No matter. Let’s just say that CARES Act Section 3610 reimbursements are going to be a thing and we expect they will be a litigious thing. We’ve written quite a few blog articles about the topic already, and we expect to write a bunch more in the next couple of years.

Today’s article is about a recent Government Accountability Office (GAO) report (GAO-20-662) addressing “observations” on how Federal agencies have implemented CARES Act Section 3610. As one might expect, the GAO folks “observed” a mixed bag, with some agencies moving forward decisively and others (hi DOD!) moving forward via a different approach.

Importantly, the “intelligence community” implementation was not “observed,” because reasons.1 This is important because, as readers know, the intelligence community figured out Section 3610 early and gave clear implementation directions to contracting officers and contractors. Accordingly, the intelligence community was not “observed” because (we suspect) the story would have been positive. And GAO does not seem to have an appetite for reporting positive news to Congress.

The key observation in the GAO report is that “publicly reported obligations data may not capture full amount of paid leave reimbursements to date.” What this means is that, as of July 20, 2020, only three agencies (DOD, NASA, and DOE) had reported making any Section 3610 obligations—and the amount reported aggregated to a paltry $22 million on 39 contract actions. DOD accounted for $18.3 million (83%) of the total.

But GAO “observed” that the amounts reported in FPDS-NG were misleading. For example, “DOE reimbursed contractors for almost $550 million in paid leave costs—far more than its publicly reported new obligations for this purpose of $0.5 million.” The cause of this discrepancy was simple: DOE didn’t use earmarked CARES Act funding to make its contractor reimbursements. Instead, DOE used existing contract obligations and, therefore, “agency officials said they did not need to issue a contract modification to obligate additional funding and … these amounts would not be reported to FPDS-NG as section 3610 reimbursements.”

And that hits home on the crux of the issue. DOD (and other agencies) keep harping on the notion that Section 3610 reimbursements are limited by funds available to make them, but the intelligence community (and now, apparently, DOE) feel otherwise. They are going forward and making contractor paid leave reimbursements out of current contract funds, which is a bold strategy that, at the same time, undercuts the planned reporting methodology.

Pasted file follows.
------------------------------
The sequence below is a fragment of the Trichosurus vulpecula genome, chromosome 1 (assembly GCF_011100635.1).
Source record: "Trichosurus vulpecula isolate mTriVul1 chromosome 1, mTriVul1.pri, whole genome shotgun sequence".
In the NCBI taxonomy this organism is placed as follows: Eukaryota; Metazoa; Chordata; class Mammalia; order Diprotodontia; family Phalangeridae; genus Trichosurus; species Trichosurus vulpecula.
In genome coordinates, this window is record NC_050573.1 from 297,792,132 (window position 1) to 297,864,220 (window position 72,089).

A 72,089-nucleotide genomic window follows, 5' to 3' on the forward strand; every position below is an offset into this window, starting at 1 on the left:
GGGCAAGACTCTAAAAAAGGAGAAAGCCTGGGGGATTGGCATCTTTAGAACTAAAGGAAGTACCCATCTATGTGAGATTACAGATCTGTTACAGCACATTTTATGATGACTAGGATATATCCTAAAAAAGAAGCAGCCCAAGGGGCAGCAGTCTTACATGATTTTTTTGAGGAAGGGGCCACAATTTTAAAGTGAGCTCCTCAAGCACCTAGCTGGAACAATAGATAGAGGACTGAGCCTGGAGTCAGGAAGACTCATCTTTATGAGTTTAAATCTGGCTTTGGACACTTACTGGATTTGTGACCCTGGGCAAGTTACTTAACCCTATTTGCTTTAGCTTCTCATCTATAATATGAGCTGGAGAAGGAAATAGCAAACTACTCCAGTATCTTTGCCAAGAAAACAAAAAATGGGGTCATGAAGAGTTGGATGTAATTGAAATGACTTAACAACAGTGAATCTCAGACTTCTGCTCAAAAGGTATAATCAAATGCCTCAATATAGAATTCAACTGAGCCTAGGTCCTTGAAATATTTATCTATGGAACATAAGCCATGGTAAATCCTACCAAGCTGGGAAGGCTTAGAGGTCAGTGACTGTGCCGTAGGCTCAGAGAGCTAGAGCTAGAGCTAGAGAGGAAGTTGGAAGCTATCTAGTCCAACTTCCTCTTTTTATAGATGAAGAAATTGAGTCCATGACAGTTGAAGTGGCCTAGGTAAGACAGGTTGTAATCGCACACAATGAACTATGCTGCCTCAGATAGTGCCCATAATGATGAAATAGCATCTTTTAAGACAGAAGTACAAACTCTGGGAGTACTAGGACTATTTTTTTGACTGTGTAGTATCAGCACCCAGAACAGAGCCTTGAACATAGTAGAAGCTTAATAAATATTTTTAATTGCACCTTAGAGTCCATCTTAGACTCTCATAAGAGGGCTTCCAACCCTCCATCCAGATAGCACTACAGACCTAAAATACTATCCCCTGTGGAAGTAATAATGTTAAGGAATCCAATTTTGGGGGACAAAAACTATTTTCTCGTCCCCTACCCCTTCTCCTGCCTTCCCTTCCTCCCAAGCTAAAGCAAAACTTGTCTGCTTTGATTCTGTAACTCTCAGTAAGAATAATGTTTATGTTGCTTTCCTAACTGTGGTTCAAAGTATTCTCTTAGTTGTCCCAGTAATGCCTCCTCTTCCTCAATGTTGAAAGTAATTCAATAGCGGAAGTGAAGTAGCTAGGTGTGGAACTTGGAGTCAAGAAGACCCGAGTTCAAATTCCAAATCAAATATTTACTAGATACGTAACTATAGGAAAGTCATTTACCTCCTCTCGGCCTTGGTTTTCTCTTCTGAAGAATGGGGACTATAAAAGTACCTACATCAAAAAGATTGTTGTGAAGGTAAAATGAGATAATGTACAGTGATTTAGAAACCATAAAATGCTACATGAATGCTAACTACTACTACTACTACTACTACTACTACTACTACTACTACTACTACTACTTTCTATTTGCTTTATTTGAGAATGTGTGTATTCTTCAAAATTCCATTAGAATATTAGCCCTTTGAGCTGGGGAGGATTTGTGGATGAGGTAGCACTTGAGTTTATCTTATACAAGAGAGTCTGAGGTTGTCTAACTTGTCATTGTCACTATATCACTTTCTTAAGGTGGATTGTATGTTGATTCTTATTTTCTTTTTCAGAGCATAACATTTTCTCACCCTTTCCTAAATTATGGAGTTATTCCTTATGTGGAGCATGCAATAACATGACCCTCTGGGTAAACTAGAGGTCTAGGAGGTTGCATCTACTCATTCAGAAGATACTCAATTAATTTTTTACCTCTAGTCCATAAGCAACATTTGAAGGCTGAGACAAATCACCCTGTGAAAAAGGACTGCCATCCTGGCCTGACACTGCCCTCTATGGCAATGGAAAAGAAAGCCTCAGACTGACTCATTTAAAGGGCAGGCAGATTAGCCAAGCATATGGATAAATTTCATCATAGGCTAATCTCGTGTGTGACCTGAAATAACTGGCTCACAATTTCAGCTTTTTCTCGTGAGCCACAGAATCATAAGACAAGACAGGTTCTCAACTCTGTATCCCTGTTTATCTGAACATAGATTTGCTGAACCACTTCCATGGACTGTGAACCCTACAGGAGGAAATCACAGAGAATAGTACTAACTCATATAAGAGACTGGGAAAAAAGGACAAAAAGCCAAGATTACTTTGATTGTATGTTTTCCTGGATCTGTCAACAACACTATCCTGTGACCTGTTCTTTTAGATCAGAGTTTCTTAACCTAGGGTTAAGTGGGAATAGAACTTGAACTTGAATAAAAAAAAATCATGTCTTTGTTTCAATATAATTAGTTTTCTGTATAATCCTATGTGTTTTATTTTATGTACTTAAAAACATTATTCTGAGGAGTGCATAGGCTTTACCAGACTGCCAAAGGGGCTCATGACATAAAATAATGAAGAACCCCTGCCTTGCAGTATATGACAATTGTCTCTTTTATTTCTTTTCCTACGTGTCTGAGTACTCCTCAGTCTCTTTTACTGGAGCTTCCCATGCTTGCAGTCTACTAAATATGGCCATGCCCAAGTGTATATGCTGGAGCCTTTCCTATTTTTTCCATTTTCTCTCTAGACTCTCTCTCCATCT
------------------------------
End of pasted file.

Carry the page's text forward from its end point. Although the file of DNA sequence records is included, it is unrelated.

Even DOD reported challenges in the reporting area. GAO observed that DOD “agency officials identified certain data reported to FPDS-NG as section 3610 obligations that differed from the actual amount obligated for that purpose. For example, officials from DOD’s Defense Pricing and Contracting office told us they review such FPDS-NG records to check that they are accurately coded and request corrections where necessary.” According to these officials, “these reviews identified instances in which obligations reported in FPDS-NG as uses of section 3610 authority actually reflected a combination of section 3610 and non-section 3610 obligations, such as for general services or test operations.”

Importantly, there’s absolutely nothing wrong with the situation. Contracting officers are working to make contractors whole, to implement the spirit of the public law, and the results of those decisions are, well, the results.

The GAO observed a “reluctance” among some agencies’ officials “to use funding from other priorities—such as DOD’s modernization and readiness efforts—for section 3610 reimbursements.” But those reluctant officials may not have a choice.

Now, we are not attorneys and you would do well to ignore our layperson’s interpretation of judicial decisions, but we want to talk about a 2005 decision of the Supreme Court of the United States entitled Cherokee Nation of Oklahoma v. Leavitt. (Link to decision here.) One summary of the decision stated—

The Supreme Court … sustained breach actions by several Indian tribes against the Department of Interior, which had tried to avoid its contractual obligations by saying that it didn't have enough appropriated funds to meet all of its various responsibilities. In so doing, the Court reaffirmed the long-established rule for procurement contracts that, if Congress has not earmarked funds specifically for a program and ‘if the amount of an unrestricted appropriation is sufficient to fund the contract, the contractor is entitled to payment even if the agency has allocated the funds to another purpose or assumes other obligations that exhaust the funds,’ even if the contract has language such as ‘subject to the availability of funds.’

Consequently, it is our completely unreliable opinion that DOD and other agencies must pay contractors’ Section 3610 reimbursement requests, regardless of whether or not they have sufficient funding earmarked for that purpose.

Obviously, we’ll see how this goes. But if we were advising contractors on this topic, we’d be telling them to put forward the most accurate and complete reimbursement request that they could as soon as possible. Then be prepared to negotiate from a position of strength.

Fun times ahead!

1 Okay. GAO said they didn’t look at IC agencies because one Inspector General (out of 17 agencies) “is conducting a separate evaluation of the National Reconnaissance Office’s implementation of section 3610 authorized by the CARES Act and will share its scope and methodology across the Intelligence Community Inspector General community.” As we said, reasons. And not good reasons, in our view.

Last Updated on Thursday, 10 September 2020 17:05